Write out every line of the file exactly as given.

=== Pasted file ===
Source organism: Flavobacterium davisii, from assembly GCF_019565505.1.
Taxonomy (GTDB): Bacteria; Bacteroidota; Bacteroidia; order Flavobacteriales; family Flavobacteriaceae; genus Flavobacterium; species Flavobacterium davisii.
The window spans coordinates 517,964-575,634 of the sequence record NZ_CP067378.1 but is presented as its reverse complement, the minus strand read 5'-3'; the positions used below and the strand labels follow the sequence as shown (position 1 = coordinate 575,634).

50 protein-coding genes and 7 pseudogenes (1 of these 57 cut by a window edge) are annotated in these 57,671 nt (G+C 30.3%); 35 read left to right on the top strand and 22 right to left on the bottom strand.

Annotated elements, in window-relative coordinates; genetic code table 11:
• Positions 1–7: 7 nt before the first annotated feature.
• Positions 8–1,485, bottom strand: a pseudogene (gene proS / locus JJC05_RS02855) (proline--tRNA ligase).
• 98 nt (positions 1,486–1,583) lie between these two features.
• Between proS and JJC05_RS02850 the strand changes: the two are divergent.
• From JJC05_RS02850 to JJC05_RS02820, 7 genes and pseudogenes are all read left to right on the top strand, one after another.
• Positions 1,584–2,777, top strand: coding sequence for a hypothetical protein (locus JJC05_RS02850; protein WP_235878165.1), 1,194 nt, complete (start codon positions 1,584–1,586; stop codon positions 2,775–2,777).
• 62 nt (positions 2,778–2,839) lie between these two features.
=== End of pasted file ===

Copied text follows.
Source organism: Flavobacterium davisii, from assembly GCF_019565505.1.
Taxonomy (GTDB): Bacteria; Bacteroidota; Bacteroidia; order Flavobacteriales; family Flavobacteriaceae; genus Flavobacterium; species Flavobacterium davisii.
The window spans coordinates 517,964-575,634 of the sequence record NZ_CP067378.1 but is presented as its reverse complement, the minus strand read 5'-3'; the positions used below and the strand labels follow the sequence as shown (position 1 = coordinate 575,634).

50 protein-coding genes and 7 pseudogenes (1 of these 57 cut by a window edge) are annotated in these 57,671 nt (G+C 30.3%); 35 read left to right on the top strand and 22 right to left on the bottom strand.

Annotated elements, in window-relative coordinates; genetic code table 11:
• Positions 1–7: 7 nt before the first annotated feature.
• Positions 8–1,485, bottom strand: a pseudogene (gene proS / locus JJC05_RS02855) (proline--tRNA ligase).
• 98 nt (positions 1,486–1,583) lie between these two features.
• Between proS and JJC05_RS02850 the strand changes: the two are divergent.
• From JJC05_RS02850 to JJC05_RS02820, 7 genes and pseudogenes are all read left to right on the top strand, one after another.
• Positions 1,584–2,777, top strand: coding sequence for a hypothetical protein (locus JJC05_RS02850; protein WP_235878165.1), 1,194 nt, complete (start codon positions 1,584–1,586; stop codon positions 2,775–2,777).
• 62 nt (positions 2,778–2,839) lie between these two features.